By: Fabio Moon & Gabriel Ba (creators), Dave Stewart (colors) & Sean Konot (letters)

The Story: Has Bras lost his best friend in a plane crash?  Will Bras die again?

What’s Good: The marriage of story and art continues to be just exemplary in Daytripper.  Ba and Moon are really doing a great job of finding real events that we can all associate with: birth of a child, death of a family member, finding new romance, or…in this case, the fear that a good friend has been lost.

The basic premise for this issue is that there has been a plane crash.  Bras, who is a lowly obituary writer at the newspaper, is asked to write obituaries for the victims.  Bras really throws himself into the work, but is very concerned about his good friend who was supposed to be on the flight.  We repeatedly see Bras try to call his buddy on his cell (which is what we’d all do), and be disappointed when it just rolls to voice mail.  Haven’t we all been in that situation:  Calling a friend who you’re worried about, having their phone roll to voice mail and thinking in the back of your mind….”That’s exactly what the phone would do if ______________ happened.”  It is just amazing how well Ba and Moon are able to find these little parts of life and then use them to build drama and a story.  They are also masters of facial expression and body language.  Daytripper could almost be a silent comic in places and you would still know what is going on.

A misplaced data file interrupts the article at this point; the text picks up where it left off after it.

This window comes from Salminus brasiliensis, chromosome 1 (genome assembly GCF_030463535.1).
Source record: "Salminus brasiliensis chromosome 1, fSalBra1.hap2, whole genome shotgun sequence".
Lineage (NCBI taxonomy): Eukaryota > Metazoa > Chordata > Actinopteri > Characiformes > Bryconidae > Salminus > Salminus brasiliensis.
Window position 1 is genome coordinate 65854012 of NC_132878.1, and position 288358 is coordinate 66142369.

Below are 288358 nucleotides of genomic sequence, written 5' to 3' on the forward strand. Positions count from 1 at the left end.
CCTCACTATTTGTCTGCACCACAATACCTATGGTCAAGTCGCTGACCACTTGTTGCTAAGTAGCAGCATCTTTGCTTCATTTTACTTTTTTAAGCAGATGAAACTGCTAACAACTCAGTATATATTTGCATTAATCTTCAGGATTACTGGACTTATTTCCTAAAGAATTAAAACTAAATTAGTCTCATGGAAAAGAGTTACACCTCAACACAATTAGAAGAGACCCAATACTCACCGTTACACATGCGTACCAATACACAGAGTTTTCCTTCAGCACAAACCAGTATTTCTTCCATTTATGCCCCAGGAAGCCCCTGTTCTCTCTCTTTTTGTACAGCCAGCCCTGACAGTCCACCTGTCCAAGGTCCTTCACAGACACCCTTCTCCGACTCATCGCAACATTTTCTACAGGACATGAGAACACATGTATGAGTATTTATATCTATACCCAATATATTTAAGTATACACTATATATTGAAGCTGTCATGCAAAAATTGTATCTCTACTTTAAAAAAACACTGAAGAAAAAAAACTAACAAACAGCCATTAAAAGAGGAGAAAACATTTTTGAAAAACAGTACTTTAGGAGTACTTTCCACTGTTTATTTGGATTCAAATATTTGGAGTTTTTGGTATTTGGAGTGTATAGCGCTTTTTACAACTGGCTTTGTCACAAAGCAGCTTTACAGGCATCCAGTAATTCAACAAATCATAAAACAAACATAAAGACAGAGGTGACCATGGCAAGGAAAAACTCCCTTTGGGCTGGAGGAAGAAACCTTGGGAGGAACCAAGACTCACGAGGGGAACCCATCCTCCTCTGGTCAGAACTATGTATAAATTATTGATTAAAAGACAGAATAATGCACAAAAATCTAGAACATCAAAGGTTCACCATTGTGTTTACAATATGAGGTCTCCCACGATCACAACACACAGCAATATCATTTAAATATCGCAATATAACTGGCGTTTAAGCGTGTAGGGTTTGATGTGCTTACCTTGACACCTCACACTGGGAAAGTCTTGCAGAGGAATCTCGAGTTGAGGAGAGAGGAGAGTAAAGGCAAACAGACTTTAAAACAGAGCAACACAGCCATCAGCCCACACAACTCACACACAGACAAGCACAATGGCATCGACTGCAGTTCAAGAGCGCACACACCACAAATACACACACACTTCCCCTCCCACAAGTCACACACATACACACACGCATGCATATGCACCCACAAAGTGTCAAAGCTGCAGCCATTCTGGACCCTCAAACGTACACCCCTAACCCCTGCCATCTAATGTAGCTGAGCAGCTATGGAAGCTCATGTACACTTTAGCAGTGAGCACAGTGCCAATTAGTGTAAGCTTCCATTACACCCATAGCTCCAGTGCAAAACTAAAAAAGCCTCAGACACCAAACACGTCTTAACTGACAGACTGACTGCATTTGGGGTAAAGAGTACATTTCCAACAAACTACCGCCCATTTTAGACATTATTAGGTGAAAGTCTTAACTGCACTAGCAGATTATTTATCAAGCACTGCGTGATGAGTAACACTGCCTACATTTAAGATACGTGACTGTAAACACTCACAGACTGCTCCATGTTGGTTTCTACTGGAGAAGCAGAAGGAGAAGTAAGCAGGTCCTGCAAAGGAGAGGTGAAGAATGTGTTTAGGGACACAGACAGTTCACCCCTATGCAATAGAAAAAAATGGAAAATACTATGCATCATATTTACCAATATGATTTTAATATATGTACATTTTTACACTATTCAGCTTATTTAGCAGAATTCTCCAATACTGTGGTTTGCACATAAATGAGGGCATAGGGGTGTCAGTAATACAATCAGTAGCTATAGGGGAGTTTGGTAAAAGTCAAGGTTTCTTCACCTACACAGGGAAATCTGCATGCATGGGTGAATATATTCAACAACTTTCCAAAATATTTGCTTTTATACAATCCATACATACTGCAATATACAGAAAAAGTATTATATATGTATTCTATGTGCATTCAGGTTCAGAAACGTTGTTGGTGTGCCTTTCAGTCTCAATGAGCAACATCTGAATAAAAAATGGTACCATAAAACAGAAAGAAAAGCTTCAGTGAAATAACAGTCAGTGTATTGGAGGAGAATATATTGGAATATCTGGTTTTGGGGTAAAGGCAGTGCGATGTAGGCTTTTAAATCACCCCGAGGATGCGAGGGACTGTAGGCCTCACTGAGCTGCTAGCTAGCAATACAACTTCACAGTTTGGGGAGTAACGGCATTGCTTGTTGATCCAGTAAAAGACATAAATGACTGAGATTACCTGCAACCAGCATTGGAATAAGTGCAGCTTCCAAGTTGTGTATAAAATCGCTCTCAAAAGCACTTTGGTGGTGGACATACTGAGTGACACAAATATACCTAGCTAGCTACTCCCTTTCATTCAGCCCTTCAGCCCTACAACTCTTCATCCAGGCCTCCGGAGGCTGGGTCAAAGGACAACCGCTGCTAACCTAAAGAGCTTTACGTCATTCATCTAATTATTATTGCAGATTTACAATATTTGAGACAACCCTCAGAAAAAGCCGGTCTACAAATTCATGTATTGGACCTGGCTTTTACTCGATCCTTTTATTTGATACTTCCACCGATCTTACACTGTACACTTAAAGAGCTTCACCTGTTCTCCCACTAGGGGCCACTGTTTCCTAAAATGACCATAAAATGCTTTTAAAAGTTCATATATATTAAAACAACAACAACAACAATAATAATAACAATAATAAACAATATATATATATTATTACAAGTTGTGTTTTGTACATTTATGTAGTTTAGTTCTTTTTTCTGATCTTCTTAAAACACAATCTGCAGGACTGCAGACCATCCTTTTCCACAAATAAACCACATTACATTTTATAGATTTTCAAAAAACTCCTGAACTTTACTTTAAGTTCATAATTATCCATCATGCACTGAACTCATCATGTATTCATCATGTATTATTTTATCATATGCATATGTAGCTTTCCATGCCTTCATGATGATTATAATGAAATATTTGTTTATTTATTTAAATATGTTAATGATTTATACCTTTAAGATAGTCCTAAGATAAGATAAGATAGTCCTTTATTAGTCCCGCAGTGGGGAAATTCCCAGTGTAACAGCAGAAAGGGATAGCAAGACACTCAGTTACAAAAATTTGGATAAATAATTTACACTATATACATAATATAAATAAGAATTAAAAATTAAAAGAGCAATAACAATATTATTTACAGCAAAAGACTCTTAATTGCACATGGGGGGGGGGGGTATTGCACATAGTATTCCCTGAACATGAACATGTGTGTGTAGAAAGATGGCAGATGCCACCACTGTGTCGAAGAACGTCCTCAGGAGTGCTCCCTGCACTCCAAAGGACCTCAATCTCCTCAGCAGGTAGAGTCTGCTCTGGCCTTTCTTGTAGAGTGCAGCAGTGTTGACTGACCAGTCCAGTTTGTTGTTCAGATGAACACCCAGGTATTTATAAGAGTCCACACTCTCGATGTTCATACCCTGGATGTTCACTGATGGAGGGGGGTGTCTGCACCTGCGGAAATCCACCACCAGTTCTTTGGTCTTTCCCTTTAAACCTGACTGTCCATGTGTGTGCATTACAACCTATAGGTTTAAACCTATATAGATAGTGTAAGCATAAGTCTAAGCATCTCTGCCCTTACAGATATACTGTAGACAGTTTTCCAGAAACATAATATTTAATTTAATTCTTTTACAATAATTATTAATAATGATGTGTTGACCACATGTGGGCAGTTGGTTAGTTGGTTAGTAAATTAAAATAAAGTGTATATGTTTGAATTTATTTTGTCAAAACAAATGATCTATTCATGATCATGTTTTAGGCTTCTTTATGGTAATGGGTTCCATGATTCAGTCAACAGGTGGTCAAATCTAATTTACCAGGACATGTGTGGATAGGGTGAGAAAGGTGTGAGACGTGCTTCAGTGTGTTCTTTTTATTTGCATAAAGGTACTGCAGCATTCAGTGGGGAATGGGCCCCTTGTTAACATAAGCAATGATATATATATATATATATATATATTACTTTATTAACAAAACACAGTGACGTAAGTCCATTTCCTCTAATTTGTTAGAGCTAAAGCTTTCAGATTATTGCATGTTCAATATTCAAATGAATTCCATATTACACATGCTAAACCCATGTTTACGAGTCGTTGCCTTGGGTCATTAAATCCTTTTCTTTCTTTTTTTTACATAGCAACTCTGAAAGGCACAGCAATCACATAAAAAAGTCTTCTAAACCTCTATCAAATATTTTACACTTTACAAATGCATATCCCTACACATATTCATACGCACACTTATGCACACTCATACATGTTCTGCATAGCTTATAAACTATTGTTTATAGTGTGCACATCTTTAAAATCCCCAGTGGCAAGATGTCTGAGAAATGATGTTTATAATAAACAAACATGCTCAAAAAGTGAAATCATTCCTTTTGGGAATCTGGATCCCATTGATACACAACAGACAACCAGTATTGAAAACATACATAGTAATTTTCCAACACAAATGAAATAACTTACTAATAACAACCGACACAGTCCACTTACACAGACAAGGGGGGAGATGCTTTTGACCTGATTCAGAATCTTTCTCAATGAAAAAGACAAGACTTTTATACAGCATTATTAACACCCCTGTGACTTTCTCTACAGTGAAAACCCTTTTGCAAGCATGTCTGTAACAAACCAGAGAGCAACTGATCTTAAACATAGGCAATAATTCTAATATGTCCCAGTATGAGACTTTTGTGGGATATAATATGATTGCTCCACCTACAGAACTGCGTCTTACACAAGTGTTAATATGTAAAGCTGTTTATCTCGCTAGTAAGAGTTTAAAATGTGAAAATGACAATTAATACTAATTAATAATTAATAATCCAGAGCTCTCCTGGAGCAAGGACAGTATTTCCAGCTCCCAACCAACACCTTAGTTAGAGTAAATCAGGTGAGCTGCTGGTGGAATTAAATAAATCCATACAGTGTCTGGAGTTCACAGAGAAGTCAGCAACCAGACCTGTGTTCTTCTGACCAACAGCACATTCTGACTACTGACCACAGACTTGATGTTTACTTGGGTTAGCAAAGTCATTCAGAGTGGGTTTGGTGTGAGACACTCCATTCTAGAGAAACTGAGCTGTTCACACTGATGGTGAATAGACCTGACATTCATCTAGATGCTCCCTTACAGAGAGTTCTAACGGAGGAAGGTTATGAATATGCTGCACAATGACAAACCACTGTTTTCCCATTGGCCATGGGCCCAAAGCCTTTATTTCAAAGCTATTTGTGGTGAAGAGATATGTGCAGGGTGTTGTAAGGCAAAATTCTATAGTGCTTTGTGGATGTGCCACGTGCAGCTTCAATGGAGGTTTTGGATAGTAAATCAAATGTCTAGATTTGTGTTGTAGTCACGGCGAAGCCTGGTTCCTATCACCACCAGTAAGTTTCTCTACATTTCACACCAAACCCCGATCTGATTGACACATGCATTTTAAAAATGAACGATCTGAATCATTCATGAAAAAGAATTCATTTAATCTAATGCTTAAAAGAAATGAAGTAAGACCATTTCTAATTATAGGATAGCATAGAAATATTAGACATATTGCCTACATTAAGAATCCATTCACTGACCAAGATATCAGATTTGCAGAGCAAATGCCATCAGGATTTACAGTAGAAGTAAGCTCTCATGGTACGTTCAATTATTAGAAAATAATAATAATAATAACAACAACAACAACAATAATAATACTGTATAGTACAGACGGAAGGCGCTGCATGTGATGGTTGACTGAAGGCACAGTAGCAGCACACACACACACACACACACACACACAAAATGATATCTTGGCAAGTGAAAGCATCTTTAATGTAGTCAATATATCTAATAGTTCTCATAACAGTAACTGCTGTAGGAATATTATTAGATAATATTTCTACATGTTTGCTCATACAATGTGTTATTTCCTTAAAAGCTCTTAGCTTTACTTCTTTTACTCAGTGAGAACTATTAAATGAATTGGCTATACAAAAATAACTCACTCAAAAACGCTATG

What’s Not So Good: I’ll point back to my reviews of issues #5 and #4 and say that I’m still ready for them to mix up the ending a bit.  However, the “expected” ending didn’t bug me as much as the last couple of issues.  Perhaps it was because it wasn’t quite as “expected”?  I also think I’m starting to get the point…there is a very strong “live each day to its fullest” message here.  We keep seeing Bras bite the big one after eventful moments in his life, but at least it was after something eventful.  Bras gets killed by random things like logs falling off a logging truck and those things kill folks every day in the real world.  And most of those real world deaths probably weren’t on the day their child was born or the day they started flirting with a cute new girl.  They were just folks sucked into the humdrum existence of racing to-and-from work, rushing to the grocery store, etc.  I think Ba and Moon are trying to point out that random events can get you at any time.

Conclusion: Even though I now have a theory, I’m still not entirely sure where this series is going, but you cannot deny the craft going on here.  This is a definite “buy.”

Grade: B+

– Dean Stell